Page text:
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Virginia Tech knows it needs to contain Michigan’s electrifying QB Denard Robinson

- - Friday, December 30, 2011

Soon after the Sugar Bowl matchup was set, Virginia Tech free safety Eddie Whitley was bombarded by text messages about Michigan quarterback Denard Robinson.

"Denard, Denard, Denard. That's all I get," Whitley said two weeks ago.

He didn't need anyone to remind him.

The 6-foot, 195-pound Robinson is one of the most electrifying dual-threat quarterbacks in the country, and the Hokies know neutralizing him is the key to stopping the Wolverines' offense.

"In this game, it's all about stopping Denard Robinson," Tech linebacker Jack Tyler said.

Tech and Michigan square off Tuesday at the Superdome in New Orleans. It was on that arena's turf that Hokies quarterback Michael Vick wowed fans with his running and passing ability in a national championship game loss to Florida State in 2000.

Robinson, a Deerfield, Fla., native, said he doesn't remember seeing that game. He was only 9 at the time, but he became a Vick fan later on.

He was inspired when he watched Vick play.

"I was just like, 'Man, I want to be like this guy someday,'" Robinson said.

Robinson, who became the first quarterback in NCAA history to pass for at least 2,500 yards and rush for at least 1,500 in a single season in 2010, is certainly on his way.

His numbers are down from last year, but that's because he has learned to rely more on his supporting cast in first-year offensive coordinator Al Borges' system.

Robinson was the Wolverines' chief rushing option last year when he gained 1,702 yards and 14 touchdowns on the ground. This year, he and sophomore tailback Fitzgerald Toussaint have shared the rushing load.

Robinson has rushed for 1,163 yards and 16 touchdowns, and Toussaint has rushed for 1,011 yards and nine scores. By not having to carry the rushing burden, Robinson has taken fewer hits and learned to become a more complete quarterback.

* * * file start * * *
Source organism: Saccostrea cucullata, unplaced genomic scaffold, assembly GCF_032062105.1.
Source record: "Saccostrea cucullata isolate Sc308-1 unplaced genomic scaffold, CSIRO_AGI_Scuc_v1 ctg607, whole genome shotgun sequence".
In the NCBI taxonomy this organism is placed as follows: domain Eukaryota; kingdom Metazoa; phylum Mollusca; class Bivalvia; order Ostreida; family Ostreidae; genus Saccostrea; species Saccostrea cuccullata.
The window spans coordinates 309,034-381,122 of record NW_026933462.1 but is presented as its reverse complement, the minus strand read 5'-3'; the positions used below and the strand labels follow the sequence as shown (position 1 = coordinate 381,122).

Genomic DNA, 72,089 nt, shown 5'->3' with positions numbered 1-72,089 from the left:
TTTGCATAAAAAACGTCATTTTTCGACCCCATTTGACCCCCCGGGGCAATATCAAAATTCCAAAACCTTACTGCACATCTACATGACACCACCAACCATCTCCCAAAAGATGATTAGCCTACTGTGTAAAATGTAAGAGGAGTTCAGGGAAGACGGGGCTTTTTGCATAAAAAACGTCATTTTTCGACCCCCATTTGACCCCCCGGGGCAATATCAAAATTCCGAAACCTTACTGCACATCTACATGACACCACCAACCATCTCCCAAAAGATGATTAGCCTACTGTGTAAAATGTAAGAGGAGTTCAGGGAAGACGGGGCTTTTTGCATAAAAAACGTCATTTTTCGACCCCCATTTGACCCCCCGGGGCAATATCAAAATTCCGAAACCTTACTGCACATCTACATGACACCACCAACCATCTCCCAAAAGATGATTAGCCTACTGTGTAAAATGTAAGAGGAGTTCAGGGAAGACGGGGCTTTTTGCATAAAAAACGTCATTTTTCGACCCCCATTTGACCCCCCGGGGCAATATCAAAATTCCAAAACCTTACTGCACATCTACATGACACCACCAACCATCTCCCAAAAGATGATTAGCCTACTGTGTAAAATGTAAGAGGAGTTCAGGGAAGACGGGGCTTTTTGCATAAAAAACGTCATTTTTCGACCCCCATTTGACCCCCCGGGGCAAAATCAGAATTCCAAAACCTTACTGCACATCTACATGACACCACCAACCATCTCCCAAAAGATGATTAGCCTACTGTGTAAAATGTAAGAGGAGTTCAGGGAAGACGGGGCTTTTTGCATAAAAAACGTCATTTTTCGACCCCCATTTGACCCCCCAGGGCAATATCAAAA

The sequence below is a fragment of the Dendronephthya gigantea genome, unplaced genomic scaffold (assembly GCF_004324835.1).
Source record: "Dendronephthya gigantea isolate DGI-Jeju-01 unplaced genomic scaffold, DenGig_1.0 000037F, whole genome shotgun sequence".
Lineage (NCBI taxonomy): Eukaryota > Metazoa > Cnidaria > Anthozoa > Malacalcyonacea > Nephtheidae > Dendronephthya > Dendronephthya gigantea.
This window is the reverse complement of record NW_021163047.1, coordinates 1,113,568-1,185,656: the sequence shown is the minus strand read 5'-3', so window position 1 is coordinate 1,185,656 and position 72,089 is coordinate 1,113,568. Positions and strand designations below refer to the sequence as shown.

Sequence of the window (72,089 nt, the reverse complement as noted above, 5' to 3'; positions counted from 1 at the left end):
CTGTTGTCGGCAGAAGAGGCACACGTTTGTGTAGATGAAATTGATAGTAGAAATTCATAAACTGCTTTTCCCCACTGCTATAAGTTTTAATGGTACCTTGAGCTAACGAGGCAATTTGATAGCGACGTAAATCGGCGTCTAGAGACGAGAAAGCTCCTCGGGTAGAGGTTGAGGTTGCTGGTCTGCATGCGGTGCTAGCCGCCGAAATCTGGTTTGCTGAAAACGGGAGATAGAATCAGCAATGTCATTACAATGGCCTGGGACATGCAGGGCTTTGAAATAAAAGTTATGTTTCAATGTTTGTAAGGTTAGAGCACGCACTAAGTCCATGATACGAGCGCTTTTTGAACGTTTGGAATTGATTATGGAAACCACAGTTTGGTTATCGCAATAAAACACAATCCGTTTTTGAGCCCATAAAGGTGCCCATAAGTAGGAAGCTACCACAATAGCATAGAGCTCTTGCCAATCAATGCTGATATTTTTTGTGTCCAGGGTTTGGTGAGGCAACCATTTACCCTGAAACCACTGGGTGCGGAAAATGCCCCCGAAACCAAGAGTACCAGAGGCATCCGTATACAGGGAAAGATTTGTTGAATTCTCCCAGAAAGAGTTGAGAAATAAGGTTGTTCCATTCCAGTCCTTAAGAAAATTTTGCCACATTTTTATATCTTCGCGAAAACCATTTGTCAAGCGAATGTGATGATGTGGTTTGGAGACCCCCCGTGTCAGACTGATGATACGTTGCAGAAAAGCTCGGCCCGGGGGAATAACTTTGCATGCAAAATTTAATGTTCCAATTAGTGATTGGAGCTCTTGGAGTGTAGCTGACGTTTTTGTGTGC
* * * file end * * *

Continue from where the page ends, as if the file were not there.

"He's had to make sacrifices," Borges said. "He went from being a 1,700-yard rusher to being a 1,100-yard rusher. I told him from the beginning, from Day 1, that he wasn't going to rush [as much], because we're going to keep him in one piece if it killed us."

"And he accepted that and really worked at developing other phases of his game."

Robinson might be running less this year, but the Hokies still will be wary of his game-changing ability on the ground.

He has rushed for over 100 yards five times this season and has eclipsed the 200-yard mark three times in his career. He has touchdown runs of 41 and 53 yards this season.

Robinson has the ability to beat defenses with his arm, too. He's been especially effective in the passing game since getting over an assortment of nagging injuries.

In Michigan's three-game win streak to end the regular season, Robinson completed 69 percent of his passes for 439 yards, five touchdowns and two interceptions. He also rushed for 283 yards and six touchdowns.

"If you don't pressure him in the passing game, he can buy time and create plays because he is a good enough thrower to make some plays," Tech defensive coordinator Bud Foster said. "But I still think our success has to come from us being able to stop the run and make him one-dimensional. But that's a hard job to do. Nobody has really had success doing that all year."

Robinson can beat a defense in many ways. Foster is hoping to slow him down just enough.

"He's just a dangerous player," Foster said. "I don't know if you can just shut him down per se, but we'll try our best."

Read about the Hokies at VTeffect.com